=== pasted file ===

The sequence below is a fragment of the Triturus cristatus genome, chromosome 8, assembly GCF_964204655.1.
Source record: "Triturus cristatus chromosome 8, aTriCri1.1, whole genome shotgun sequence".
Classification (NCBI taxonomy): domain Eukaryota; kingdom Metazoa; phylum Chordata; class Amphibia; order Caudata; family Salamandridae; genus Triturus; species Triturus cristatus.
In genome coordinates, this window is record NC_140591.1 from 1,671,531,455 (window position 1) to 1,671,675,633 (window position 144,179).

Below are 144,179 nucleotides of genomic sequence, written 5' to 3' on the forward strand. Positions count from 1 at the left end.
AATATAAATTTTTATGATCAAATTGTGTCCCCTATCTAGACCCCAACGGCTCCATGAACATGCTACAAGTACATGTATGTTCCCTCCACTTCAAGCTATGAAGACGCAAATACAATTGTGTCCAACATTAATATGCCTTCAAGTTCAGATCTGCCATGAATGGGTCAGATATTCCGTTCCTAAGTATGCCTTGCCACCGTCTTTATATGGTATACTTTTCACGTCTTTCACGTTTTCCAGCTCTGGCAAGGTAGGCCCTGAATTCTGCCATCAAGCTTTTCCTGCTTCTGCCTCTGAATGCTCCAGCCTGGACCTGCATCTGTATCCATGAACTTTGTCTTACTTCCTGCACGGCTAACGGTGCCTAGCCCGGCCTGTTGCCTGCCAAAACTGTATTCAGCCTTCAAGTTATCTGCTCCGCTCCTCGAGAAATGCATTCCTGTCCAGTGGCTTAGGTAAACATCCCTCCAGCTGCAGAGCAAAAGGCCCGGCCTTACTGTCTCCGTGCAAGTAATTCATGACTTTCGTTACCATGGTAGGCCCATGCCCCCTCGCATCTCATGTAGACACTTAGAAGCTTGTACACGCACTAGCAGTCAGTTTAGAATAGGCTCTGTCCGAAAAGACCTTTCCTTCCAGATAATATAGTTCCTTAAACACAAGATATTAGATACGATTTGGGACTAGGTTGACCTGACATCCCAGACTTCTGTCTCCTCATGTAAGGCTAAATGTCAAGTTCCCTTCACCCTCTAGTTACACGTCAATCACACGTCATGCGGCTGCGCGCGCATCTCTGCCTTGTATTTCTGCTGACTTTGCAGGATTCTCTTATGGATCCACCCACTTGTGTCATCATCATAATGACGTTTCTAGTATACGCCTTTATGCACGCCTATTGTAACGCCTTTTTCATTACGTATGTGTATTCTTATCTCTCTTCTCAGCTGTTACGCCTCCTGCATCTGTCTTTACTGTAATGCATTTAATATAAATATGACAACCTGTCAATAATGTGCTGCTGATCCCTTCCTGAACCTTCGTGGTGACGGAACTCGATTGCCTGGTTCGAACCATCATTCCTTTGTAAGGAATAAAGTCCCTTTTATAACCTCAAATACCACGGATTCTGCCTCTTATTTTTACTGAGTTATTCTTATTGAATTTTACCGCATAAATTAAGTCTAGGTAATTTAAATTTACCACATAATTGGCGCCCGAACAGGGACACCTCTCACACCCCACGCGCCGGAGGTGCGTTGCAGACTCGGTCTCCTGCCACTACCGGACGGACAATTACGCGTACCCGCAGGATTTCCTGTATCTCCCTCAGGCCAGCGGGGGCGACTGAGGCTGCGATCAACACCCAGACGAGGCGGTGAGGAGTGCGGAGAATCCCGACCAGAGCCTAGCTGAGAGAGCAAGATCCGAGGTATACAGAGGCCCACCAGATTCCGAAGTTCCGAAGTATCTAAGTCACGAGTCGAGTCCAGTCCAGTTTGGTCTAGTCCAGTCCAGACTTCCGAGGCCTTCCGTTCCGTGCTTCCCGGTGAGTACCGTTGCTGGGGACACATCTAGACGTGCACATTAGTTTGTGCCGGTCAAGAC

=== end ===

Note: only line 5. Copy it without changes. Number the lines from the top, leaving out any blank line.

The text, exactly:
Below are 144,179 nucleotides of genomic sequence, written 5' to 3' on the forward strand. Positions count from 1 at the left end.